Barnes claimed tax breaks on house he didn’t own Nathan Deal lobbied AG, EPD for landfill Nathan Deal answers ethics questions Is DeKalb CEO disregarding budget cuts? N. Ga. judge involved in campaign conflict? Ga. board of education delays adopting ethics policy model Barrow Co.’s HR director quits, drops complaint Oconee commission backs ethics ordinance
Federal authorities deported a mentally ill North Carolina man even though he was an American citizen and had never set foot in Mexico before he was deported there, the ACLU alleged in a lawsuit filed today. Mark Lyttle, now living in Griffin, spent four months in jails and homeless shelters in Central America before he got back to the U.S. “I didn’t think what happened to my brother could ever happen in America,” said David Lyttle, one of his brothers. Read the ACLU news release and the lawsuit.
Deal, staffer asked county to rezone business’s property, maintain adjacent road Ga. to investigate foreclosures Cancel, delay; Delta among worst
Gwinnett commission chairman avoids indictment Ga. Perimeter College violated policy for years on non-paying students Cash-strapped MARTA spent $2,600 on food for meeting Suit alleges Bishop Long defaulted on property loan
Mississippi Gov. Haley Barbour‘s political committee collected $231,000 last quarter, far outpacing the $148,000 it had raised in the previous nine months. Barbour reported the donations not in Jackson, but in Atlanta, where state law allows unlimited corporate contributions to political action committees. Mississippi caps corporate donations to PACs at $1,000. The sky’s the limit in Georgia, where Barbour’s committee is registered. There, in a nutshell, is why political action committees love Georgia. Read on …
Deal’s federal taxes baffling APD’s CSI unit still understaffed, undertrained, underpaid Few study power of school boards Ex-lawmaker’s tax evasion trial set for April City: Repaying feds won’t hurt Augusta charities GBI probing Kingston, Ga., finances again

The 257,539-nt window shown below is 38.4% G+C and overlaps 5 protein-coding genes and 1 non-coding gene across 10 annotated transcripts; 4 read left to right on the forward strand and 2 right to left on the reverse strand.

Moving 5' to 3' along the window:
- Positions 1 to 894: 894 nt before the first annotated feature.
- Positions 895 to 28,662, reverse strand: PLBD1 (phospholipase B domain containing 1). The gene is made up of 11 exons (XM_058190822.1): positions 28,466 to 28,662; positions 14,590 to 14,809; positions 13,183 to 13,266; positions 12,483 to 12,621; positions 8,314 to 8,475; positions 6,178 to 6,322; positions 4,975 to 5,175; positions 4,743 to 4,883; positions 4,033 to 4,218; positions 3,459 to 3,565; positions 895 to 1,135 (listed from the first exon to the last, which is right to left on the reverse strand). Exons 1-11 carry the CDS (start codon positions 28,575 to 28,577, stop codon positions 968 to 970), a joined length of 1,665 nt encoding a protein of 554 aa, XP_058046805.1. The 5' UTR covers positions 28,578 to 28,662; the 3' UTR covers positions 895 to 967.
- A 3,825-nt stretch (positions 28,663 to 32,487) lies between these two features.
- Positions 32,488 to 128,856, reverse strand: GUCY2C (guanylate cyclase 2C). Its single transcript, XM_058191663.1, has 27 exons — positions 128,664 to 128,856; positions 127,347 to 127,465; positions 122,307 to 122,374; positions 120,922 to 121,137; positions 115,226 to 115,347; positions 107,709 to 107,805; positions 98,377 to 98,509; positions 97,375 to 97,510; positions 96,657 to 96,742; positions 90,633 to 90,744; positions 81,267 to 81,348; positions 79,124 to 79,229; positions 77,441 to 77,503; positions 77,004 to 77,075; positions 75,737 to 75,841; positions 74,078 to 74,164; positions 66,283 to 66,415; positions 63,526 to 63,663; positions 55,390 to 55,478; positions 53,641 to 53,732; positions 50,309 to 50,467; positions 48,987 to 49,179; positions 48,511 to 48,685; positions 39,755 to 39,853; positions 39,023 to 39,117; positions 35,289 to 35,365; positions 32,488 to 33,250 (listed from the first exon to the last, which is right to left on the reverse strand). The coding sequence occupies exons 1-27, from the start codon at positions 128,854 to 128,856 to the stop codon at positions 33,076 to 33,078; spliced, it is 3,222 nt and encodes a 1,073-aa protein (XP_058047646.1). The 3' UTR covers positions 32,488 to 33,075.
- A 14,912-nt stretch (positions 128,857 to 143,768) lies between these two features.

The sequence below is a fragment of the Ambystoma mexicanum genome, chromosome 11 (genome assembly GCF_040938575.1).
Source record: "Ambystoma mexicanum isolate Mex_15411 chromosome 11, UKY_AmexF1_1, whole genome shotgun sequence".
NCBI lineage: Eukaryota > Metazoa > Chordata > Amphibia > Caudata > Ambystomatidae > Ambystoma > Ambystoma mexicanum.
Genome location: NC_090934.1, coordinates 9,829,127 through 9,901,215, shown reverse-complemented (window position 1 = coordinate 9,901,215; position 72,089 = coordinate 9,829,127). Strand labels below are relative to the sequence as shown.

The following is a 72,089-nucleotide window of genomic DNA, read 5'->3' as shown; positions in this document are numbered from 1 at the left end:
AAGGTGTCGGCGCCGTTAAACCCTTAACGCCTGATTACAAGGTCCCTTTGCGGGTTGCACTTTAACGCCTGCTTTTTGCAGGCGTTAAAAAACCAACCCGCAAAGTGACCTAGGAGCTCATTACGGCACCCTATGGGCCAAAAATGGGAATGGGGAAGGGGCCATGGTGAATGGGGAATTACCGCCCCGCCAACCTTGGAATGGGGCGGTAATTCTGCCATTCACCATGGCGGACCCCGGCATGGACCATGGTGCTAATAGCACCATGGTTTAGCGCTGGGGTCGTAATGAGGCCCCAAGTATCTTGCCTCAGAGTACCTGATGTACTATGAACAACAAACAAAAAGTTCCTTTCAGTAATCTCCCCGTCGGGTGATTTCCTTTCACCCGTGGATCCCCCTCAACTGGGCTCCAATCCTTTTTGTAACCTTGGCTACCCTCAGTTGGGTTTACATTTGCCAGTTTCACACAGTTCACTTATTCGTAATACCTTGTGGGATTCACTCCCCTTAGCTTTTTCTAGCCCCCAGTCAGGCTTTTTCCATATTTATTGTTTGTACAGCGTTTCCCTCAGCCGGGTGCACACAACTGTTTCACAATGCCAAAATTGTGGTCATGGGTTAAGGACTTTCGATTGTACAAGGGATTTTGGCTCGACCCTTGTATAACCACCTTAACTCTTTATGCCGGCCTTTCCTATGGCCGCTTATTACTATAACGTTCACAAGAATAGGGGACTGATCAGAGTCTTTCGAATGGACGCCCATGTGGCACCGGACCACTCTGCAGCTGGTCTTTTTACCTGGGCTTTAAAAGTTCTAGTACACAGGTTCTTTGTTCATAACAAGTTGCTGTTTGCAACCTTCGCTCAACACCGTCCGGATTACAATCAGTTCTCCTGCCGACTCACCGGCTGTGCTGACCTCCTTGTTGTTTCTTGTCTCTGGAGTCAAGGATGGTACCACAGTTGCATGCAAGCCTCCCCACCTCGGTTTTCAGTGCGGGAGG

Bannister resigns as Gwinnett commission chairman E-mails: Ag secretary decided hastily to fire Ga. official over racial remarks Attorney general says ATL school board change was wrong Truth-o-meter: House candidate said rival took money meant for schoolchildren
ATL traffic offenders get hard sell for court diversion program Document: Barnes law firm appeared 37 times before judges he appointed Internet privacy suits filed against Yahoo, others APD: ‘Most dangerous’ ranking not true
Gwinnett grand jury may indict commissioners in probe of land deals Supreme Court denies Ga. death penalty appeal Analysis: LNG trucking disaster could endanger Savannah hospitals, schools Carroll County to pay $100K+ in EPD fines Bad appraisals, loans caused Appalachian Community Bank to fail
Fulton County has hired former U.S. Attorney Richard H. Deane Jr. to determine whether political pressure squelched an inquiry into possible financial misconduct. Attorneys allege a current and former county employee lost their jobs for looking into the alleged misuse of $183,000 in public funds. “Taking it outside was the proper thing to do,” Commissioner Robb Pitts said. Read on …
FBI: Federal judge bought drugs from stripper Legal tab nears $3M for Hartsfield-Jackson lawsuit AT&T to pay $300M to IRS Houston Co. DA fires candidate for judgeship
Three years ago, a grand jury indicted Davetta Johnson Mitchell, alleging she used seven checks to steal $40,000 in public money. Now, after the case nearly slipped through the cracks, a judge says the former executive director of the Atlanta-Fulton County Recreation Authority will finally get her month in court.